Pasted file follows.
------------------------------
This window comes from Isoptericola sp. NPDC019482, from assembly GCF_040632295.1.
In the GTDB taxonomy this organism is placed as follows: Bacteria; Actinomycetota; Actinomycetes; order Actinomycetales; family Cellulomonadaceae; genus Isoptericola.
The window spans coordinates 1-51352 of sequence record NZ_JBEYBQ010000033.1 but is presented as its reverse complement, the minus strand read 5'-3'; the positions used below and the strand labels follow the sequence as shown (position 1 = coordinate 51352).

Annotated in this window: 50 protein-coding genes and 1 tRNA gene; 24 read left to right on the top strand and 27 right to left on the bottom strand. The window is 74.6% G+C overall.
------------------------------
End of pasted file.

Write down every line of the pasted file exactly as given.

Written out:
This window comes from Isoptericola sp. NPDC019482, from assembly GCF_040632295.1.
In the GTDB taxonomy this organism is placed as follows: Bacteria; Actinomycetota; Actinomycetes; order Actinomycetales; family Cellulomonadaceae; genus Isoptericola.
The window spans coordinates 1-51352 of sequence record NZ_JBEYBQ010000033.1 but is presented as its reverse complement, the minus strand read 5'-3'; the positions used below and the strand labels follow the sequence as shown (position 1 = coordinate 51352).

Annotated in this window: 50 protein-coding genes and 1 tRNA gene; 24 read left to right on the top strand and 27 right to left on the bottom strand. The window is 74.6% G+C overall.